My little boy has a dominant birthmark of his face. We are told it will fade but for the time being it is quite confronting and sometimes awkward when introducing him. It is such a minor thing but I was struggling with it and I hated the fact that I was struggling with it! One day I was looking at Hamish and I felt compelled to kiss his birthmark and tell him that I love him just the way he is... with or without his bright red birthmark. I was amazed at this heart of mine and surprised by these new feelings. My heart felt like it was going to explode. I felt so bonded with this little person. I had a small taste that day, of the way God loves us unconditionally.
My advice to mums-to-be is, hang in there... the early days are really tough but the smiles start and the fog lifts. Also, on a very practical note, cook lots of meals for your freezer during your maternity leave. Cooking is the last thing you'll feel like doing in the busy early days with baby.
 I am so excited to celebrate my first Mother's day with my baby. I did celebrate last year while I was pregnant but this year will be extra special because I will be celebrating with Tilly and with the knowledge of how amazing it is to be a mom. Tilly is six months at the moment. She will be a few days shy of seven months on Mother's Day.
Besides it taking an eternity to get out the door these days! ... since becoming a mom, my heart feels bigger; I just love my little girl so much and I am remembering to enjoy each day and what it brings because time flies. Despite the crazy busyness of having a baby/child(ren), I think the most important thing to hold on to is relationships. Don't stop date nights with your husband or spending time with your friends. Sometimes you can and should get a babysitter, other times you can't but babies are very portable and will sleep anywhere if they are tired. Those who love you won't mind putting up with some baby crying and distraction and you will love the adult company. 
 My advice to other moms or those who would like to be moms: take all advice with a grain of salt. Lots of people will want to give you advice, most of them are well meaning but YOU know your baby best. Also, you will never be able to "afford" children so don't let that stop you from starting a family if you feel ready.
Life is so much different from this time last year! Our 11 month old is walking now & he's a really busy social butterfly who loves the out-doors. Which means I'm busy, constantly! I'm forever trying to keep bugs, plants & dirt out of his mouth & always chasing him & playing with him.
I love our life now that Judah is in it! He is such a blessing & Andrew & I have grown so much, together, as well as individually. I know I'm a lot stronger now from digging deep in the tough times. But my heart also breaks alot easier now too, at the sight of Judah hurt or sick or even at the thought of other children being hurt. I laugh more than I ever have because of this special little boy & I care far more deeply than I ever thought possible.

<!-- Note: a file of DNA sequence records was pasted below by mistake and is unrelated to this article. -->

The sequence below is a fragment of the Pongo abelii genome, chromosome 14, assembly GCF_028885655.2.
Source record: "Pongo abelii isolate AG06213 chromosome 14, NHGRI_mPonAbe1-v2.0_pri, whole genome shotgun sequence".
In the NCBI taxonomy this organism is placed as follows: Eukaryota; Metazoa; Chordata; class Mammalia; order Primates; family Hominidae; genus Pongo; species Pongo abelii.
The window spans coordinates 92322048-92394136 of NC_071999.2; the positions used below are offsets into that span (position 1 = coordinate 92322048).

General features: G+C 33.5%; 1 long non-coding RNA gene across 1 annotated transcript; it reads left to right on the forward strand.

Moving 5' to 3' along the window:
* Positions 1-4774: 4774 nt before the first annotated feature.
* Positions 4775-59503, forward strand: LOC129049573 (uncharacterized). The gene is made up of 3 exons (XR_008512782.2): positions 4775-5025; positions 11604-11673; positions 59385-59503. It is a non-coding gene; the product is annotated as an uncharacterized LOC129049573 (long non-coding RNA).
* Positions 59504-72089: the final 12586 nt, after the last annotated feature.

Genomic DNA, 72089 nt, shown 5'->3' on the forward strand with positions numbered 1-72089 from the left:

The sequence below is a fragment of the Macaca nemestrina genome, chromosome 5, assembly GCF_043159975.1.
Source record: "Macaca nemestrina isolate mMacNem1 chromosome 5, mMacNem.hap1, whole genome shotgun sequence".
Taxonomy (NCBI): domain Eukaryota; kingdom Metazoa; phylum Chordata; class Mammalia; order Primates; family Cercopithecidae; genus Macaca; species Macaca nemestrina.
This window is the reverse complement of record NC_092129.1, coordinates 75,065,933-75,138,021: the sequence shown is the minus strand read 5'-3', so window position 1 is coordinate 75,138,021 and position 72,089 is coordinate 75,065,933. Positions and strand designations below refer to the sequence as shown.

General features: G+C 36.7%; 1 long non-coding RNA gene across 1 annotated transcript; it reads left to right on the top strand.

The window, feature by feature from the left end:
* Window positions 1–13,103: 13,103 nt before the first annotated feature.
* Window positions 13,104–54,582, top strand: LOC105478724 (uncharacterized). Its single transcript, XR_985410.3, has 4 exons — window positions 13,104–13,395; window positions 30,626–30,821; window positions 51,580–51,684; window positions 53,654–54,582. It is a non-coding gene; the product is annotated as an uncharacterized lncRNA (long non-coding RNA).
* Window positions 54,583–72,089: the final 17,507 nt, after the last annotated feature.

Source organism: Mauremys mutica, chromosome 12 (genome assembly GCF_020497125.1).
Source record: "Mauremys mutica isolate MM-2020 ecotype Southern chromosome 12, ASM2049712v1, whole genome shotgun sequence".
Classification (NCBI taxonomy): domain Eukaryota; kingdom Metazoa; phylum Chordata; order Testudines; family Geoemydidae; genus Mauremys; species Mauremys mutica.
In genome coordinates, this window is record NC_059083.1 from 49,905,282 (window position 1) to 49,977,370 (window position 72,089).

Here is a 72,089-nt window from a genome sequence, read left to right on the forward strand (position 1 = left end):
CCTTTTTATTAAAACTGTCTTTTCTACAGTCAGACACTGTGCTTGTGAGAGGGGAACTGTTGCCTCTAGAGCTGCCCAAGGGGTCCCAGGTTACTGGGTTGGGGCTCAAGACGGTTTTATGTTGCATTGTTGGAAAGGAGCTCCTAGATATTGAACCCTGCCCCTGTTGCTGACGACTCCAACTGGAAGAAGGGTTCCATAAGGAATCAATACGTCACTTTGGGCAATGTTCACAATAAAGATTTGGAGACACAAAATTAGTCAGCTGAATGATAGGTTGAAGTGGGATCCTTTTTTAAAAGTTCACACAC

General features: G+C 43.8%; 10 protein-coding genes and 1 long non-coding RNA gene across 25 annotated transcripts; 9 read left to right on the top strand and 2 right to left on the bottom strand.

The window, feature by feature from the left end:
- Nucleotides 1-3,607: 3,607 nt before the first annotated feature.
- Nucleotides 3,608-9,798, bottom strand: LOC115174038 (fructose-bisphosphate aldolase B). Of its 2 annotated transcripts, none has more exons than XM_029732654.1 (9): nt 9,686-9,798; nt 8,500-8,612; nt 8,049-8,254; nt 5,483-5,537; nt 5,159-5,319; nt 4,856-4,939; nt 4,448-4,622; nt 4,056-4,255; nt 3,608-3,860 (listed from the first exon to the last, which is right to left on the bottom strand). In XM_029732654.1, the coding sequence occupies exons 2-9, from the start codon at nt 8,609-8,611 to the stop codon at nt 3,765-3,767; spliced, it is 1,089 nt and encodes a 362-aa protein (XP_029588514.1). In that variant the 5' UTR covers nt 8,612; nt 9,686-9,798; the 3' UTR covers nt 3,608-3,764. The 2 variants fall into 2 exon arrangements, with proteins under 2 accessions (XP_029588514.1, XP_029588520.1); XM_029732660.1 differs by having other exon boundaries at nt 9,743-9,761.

No one told me how dramatically your life can change after bubs. Or if they did maybe my baby brain just blocked it out?!
Initially I tried desperately to hang on to my social life. I just figured Judah would go where I go. But that proved way too stressful because it interrupted his sleep too much, and the boy does like to sleep!
I found that as soon as I embraced the fact that life would never be the same & started to carve out a new social life for myself & our family (one that fit his routine instead of mine/ours) everyone was a lot happier & relaxed. 'Big sacrifice' I hear u say. I thought it would be but amazingly, even though sometimes its extremely hard to put my wants & needs on the back burner, the grass is definitely greener here now. And when I get to witness huge moments like his first steps, first words, new facial expressions, or even if i just get to be there to scoop him up in a big cuddle when he is upset, any sacrifice, be it work, socializing or even time to myself is so worth it because I know this time is so limited & he'll be off to school before I know it & probably too cool to cuddle Mummy the way he does now.

I am so grateful a good friend of mine had the wisdom & foresight to tell me these three things that revolutionized the way I see motherhood;
1. Enjoy & savor every moment. The good ones as well as the bad. Because before you know it, they're grown.
2. Take time to sit back & take it all in. Because time flys.
3. Count your blessings daily because a child is an immensely wonderful gift & motherhood is a privilege some people never get to experience. If you are living this experience, no matter how hard at times, you are blessed!


THISWEEKWITHTHEKIDS ~ when it comes to Sunday don't build up huge expectations of what you are HOPING the kids will give you/do for you/say to you.... because they may not. Take the day as it comes, and savor and enjoy being with your kids, or if they are not with you, relive happy moments with your kids from memorable times of the past.